About that Spirit Halloween Store You Always See Around This Time of Year…

halloween spirit store costume shop autumn johnson 07124446368

Interestingly, Spirit Halloween actually got its start with a model that made much better use of space, according to a New York Times article: A dress shop owner temporarily turned his clothing store into a Halloween costume shop during the fall months, and then brought the dresses back out come November. Eventually he decided to shift his business to completely focus on the costume side of things.

Today’s Spirit is pretty much a bottom-feeder business that works only at the expense of other stores; if there weren’t vacant storefronts, this business wouldn’t exist. Or, as the Times puts it, “Spirit is merrily feasting on the corpses of its fallen foes.” 

Of course, there are other “pop-up” uses we all see in our communities from time to time that we might be more fond of. Christmas tree lots are a great example. They typically appear in a parking lot or vacant lawn in early December, and for a month, that space is activated with holiday music, twinkle lights, and the smell of hot cocoa. Seasonal Christmas shops sometimes pick up where the Spirit Halloween shop left off, too, filling a big box store in November and December with light-up snowmen, shiny ornaments, and plastic Santas. Whole carnivals and flea markets will roll into town for a week or two, occupying a parking lot or spacious park. Farmers markets set up shop in a public square on Saturdays from May to September. There’s plenty to like and appreciate about a temporary shop that provides an opportunity for entrepreneurs to sell their wares and actives an empty space.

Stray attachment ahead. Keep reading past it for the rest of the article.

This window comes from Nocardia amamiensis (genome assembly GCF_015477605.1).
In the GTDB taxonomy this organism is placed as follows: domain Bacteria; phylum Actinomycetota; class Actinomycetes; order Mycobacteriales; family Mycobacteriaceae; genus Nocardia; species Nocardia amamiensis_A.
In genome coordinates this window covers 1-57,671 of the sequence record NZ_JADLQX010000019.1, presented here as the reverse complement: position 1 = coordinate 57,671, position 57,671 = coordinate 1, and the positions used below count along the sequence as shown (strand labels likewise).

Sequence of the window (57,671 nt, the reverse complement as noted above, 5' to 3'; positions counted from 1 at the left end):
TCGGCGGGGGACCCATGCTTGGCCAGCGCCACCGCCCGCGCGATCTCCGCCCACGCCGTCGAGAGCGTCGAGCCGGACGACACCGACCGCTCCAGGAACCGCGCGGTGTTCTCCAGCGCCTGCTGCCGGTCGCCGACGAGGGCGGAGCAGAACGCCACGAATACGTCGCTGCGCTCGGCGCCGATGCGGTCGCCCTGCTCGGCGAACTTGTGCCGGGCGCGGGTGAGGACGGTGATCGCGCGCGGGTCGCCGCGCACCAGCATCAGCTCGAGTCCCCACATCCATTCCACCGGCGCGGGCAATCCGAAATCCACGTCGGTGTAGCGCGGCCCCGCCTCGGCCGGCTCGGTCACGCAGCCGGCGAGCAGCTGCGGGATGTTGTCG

Overall, I think a true strong town would make space for these seasonal uses and welcome them as part of the local business landscape. At the same time, a strong town wouldn’t have endless vacant big box stores and parking lots for a Spirit Halloween to occupy, in the first place. Maybe seasonal shops could take turns with a rotating storefront downtown; there’s no reason a single space couldn’t be a Halloween store from September–October, a Christmas store from November–December, and a beach-gear store from May–August. Or maybe these shops would fill in during temporary vacancies of commercial spaces, between random store tenants. 

The bottom line is: We shouldn’t be building a world where it’s normal to have dozens of vast empty stores propped up by millions of taxpayer dollars in public infrastructure. We can be happy when these stores are temporarily used (although I don’t, personally, find anything particularly celebration-worthy about a national company peddling cheap goods probably made by poorly-treated foreign workers that likely pays minimum wage to a handful of U.S.-based temporary store employees, does nothing to build lasting local wealth, then picks up and leaves a month later).

But, for our pop-up shop inspiration, we should be looking to the hot dog stand operator who might one day invest in his own storefront, or the local farmers who sell their vegetables at the market on Sundays. If you want a strong town, you’re probably not going to find it inside a Spirit Halloween.

* Credit goes to my colleagues for pitching in their ideas for this article and encouraging me to think beyond my pessimism.

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